The short answer is ‘YES’.
The above antennas were designed to be able to receive all television frequencies from the outset. The use of a phased array for the UHF part of the antenna ensures good performance across the whole of the UHF range. The digital transmission still uses the same frequencies for television except for the lower bands – basically the 45 thru to 138 MHz range for those technically inclined.
The design of an antenna is set for a certain ‘carrier wave’ wavelength or a certain range of these. And as these wavelengths have not changed between analogue and digital transmissions, only the way in which the information that gives the picture has changed. Therefore the antenna will function on both analogue and digital.
To understand what a carrier wave is will hopefully simplify this. As the name suggests the carrier wave is the signal that carriers the picture and sound information to the destination. A simple analogy for this is: If you go outside and pickup your garden hose, hold it just pointing up slightly and turn it on. You will have a stream of water coming out in an arc. Ok well imagine that as our carrier wave, the length of which for arguments sake we will call the wavelength. Ok now we need to add the information to send across to the other end of the stream. Get a friend to stand at the other end of the stream and tell him that if you send a wiggle in the flow once that means ‘yes’ and if you wiggle the hose twice it means ‘No’. Now send him some information by answering some question from him with a ‘YES’ or ‘NO’. Ok you have just added some information to your carrier wave and that has been carried across to your friend. It does not matter then that the information is digital or analogue to the carrier wave. Therefore then as the antenna is designed to receive the carrier wave, the antenna does not care either that the information is digital or analogue. After all many people did not have to change their antenna at home to receive the digital signal did they?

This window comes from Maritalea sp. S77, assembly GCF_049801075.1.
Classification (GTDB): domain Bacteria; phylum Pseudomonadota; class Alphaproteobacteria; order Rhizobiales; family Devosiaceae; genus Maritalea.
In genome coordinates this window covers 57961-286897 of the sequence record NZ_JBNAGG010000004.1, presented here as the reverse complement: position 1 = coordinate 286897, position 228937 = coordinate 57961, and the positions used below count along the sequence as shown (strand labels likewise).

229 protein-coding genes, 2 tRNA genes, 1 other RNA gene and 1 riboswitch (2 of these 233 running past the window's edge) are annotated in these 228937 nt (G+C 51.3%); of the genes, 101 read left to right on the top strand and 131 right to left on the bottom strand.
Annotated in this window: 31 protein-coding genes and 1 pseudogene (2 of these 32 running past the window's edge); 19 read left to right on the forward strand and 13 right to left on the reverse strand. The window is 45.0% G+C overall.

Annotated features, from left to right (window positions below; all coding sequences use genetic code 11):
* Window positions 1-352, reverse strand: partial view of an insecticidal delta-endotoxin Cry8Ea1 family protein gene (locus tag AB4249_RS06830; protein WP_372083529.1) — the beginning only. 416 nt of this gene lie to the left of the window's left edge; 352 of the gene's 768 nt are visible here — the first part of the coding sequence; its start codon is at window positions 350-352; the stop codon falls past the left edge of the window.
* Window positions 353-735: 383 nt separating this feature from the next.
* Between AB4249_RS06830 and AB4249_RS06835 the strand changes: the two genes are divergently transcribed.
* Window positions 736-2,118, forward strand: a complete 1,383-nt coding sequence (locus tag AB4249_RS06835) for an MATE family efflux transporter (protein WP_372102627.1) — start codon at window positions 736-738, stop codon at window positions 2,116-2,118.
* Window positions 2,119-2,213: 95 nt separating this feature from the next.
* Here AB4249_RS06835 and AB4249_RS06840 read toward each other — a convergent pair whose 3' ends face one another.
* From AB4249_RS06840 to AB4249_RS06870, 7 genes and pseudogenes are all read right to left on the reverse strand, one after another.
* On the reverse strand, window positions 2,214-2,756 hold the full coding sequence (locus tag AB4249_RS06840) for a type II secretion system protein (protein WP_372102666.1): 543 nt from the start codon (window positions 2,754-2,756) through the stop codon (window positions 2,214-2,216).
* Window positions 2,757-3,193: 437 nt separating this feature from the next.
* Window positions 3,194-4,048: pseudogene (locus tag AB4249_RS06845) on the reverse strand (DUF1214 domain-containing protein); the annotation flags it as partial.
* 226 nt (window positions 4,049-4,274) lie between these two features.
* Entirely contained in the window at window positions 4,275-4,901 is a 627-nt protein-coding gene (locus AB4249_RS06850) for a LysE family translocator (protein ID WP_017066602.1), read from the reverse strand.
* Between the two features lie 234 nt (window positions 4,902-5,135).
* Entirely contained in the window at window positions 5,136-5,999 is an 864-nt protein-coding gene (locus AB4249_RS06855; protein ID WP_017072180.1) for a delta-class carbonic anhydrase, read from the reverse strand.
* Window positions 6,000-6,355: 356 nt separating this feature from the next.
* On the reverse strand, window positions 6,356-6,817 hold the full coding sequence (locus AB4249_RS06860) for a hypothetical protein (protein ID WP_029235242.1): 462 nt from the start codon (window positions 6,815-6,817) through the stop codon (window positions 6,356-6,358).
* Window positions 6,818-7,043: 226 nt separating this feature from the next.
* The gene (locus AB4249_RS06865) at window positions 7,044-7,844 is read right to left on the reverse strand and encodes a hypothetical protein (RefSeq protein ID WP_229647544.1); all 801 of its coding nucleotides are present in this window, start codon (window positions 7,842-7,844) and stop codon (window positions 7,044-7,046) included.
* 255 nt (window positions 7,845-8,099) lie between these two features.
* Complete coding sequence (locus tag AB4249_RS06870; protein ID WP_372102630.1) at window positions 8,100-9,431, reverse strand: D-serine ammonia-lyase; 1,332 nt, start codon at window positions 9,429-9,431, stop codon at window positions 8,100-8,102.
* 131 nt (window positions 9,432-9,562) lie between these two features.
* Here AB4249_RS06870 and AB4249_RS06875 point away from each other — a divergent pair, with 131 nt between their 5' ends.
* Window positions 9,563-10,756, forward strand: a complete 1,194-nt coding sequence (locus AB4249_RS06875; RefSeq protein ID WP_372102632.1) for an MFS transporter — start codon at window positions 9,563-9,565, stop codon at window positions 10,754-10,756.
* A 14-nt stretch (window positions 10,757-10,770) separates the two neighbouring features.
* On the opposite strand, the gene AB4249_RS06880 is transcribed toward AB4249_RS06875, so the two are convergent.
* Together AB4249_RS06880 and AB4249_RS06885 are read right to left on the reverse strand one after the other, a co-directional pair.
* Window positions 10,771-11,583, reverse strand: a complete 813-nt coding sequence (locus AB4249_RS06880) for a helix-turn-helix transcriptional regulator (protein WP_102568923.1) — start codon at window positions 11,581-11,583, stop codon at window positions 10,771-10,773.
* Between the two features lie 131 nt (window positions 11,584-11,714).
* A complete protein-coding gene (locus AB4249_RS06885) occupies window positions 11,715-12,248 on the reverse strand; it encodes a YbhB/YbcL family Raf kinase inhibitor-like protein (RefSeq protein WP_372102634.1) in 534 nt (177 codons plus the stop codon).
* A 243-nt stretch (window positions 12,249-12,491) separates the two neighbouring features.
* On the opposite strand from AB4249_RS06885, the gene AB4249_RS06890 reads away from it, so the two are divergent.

Why then do people advertise that it is a digital antenna?
That is mainly for sales reasons. Sometimes the antennas have been ‘smoothed out’ for digital; meaning that they have been simplified. Analogue transmissions often required a very strong signal to be sent to get a good picture but digital does not. To get that strong signal many pieces of aluminium were added with the idea that if they all worked together they would boost the signal strength. This was workable for analogue signals. However sometimes they did not work completely together and for digital it becomes rather like a room full of noisy party goers where you can’t hear your self think or what the person in front of you is saying. So a simpler antenna for digital is preferred. Because in a quiet room you can easily hear the other person and make out exactly what he is saying – and with digital that is everything. It is either a perfect picture or not working at all. So as long as the TV can read the zeros and ones it will give a perfect or at least a very good picture. So the emphasises has changed from “give me a tonne of signal strength” to “give me just a quality signal”. The explorer antennas were always designed with this approach, due to having to receive efficiently every frequency used for television broadcasting around Australia. The signal was then looked after with excellent quality cables and connections for minium signal loss.
So is there a digital antenna? Sure there have been design changes to some of the antennas to refine them for digital, but I believe that a really high quality simple antenna for analogue is a good antenna for digital.
So you DO NOT need to change your explorer antenna.